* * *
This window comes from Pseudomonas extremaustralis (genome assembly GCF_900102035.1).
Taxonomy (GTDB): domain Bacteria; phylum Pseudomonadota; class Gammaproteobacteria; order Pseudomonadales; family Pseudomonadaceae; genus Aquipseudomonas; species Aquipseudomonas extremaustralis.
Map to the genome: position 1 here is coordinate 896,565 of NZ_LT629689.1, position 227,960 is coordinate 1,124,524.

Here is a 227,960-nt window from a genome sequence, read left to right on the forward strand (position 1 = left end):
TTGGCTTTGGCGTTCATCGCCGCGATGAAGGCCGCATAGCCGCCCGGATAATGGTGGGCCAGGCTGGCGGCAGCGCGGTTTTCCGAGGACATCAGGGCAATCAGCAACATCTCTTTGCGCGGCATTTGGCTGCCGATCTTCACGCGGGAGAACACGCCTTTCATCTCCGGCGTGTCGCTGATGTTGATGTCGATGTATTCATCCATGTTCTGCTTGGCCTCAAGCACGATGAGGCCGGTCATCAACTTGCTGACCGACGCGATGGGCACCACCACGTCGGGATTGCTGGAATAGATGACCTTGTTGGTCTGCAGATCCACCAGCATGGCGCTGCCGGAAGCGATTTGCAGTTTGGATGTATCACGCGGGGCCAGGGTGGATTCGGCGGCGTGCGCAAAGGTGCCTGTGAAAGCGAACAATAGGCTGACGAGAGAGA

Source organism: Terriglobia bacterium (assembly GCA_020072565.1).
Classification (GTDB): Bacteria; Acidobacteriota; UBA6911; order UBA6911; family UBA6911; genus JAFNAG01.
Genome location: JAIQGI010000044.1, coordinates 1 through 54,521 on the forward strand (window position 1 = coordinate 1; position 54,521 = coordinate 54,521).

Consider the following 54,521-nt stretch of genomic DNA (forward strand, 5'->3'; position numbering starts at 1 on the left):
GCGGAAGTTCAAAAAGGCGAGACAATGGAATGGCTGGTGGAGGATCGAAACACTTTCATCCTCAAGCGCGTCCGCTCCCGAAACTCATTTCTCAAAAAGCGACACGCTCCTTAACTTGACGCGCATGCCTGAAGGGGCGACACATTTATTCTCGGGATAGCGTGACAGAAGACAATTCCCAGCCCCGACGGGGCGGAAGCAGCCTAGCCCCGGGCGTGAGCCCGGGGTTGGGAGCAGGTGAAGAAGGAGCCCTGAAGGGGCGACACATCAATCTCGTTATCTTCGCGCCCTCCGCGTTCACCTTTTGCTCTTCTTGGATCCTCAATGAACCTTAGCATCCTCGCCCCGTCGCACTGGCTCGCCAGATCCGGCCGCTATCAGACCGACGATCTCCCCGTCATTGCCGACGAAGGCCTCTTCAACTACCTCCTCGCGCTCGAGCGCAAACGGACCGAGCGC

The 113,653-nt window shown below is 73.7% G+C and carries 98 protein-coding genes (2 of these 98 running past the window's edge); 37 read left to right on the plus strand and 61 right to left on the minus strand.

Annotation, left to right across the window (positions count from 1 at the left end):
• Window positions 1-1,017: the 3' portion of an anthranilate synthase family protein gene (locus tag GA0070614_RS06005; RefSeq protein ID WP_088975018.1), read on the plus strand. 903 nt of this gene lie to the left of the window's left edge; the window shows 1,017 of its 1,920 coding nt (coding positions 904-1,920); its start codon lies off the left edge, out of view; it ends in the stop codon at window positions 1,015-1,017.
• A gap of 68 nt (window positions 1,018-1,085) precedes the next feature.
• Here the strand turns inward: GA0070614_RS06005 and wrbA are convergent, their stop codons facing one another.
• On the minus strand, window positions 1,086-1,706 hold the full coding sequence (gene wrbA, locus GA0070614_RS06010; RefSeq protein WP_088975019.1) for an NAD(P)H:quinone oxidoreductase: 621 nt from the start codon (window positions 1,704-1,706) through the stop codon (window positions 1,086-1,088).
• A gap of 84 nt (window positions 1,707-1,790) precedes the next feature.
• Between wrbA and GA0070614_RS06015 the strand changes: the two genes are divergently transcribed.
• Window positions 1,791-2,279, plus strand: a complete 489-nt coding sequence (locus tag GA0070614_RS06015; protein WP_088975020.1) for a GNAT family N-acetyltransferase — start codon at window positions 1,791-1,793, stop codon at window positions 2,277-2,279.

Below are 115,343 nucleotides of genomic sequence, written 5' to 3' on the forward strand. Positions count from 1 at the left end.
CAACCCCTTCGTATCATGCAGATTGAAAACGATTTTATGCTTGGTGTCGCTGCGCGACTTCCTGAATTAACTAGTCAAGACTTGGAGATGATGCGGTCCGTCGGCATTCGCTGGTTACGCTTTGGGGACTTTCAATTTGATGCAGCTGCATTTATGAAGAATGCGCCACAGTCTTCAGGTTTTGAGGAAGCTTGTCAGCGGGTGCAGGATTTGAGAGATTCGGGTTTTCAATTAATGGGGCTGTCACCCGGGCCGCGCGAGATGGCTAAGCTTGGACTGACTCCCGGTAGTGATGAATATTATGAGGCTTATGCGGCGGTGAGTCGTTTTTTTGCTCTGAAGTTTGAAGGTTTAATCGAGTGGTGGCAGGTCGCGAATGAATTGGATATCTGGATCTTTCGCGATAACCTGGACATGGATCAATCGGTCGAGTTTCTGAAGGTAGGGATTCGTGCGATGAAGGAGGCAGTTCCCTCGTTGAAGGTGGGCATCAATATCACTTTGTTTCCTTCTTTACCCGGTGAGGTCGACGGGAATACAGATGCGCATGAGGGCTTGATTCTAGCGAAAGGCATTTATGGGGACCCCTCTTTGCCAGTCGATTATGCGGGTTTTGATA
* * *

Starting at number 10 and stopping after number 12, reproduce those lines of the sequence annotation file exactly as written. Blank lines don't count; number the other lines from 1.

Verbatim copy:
GCGGAAGTTCAAAAAGGCGAGACAATGGAATGGCTGGTGGAGGATCGAAACACTTTCATCCTCAAGCGCGTCCGCTCCCGAAACTCATTTCTCAAAAAGCGACACGCTCCTTAACTTGACGCGCATGCCTGAAGGGGCGACACATTTATTCTCGGGATAGCGTGACAGAAGACAATTCCCAGCCCCGACGGGGCGGAAGCAGCCTAGCCCCGGGCGTGAGCCCGGGGTTGGGAGCAGGTGAAGAAGGAGCCCTGAAGGGGCGACACATCAATCTCGTTATCTTCGCGCCCTCCGCGTTCACCTTTTGCTCTTCTTGGATCCTCAATGAACCTTAGCATCCTCGCCCCGTCGCACTGGCTCGCCAGATCCGGCCGCTATCAGACCGACGATCTCCCCGTCATTGCCGACGAAGGCCTCTTCAACTACCTCCTCGCGCTCGAGCGCAAACGGACCGAGCGC

The 113,653-nt window shown below is 73.7% G+C and carries 98 protein-coding genes (2 of these 98 running past the window's edge); 37 read left to right on the plus strand and 61 right to left on the minus strand.

Annotation, left to right across the window (positions count from 1 at the left end):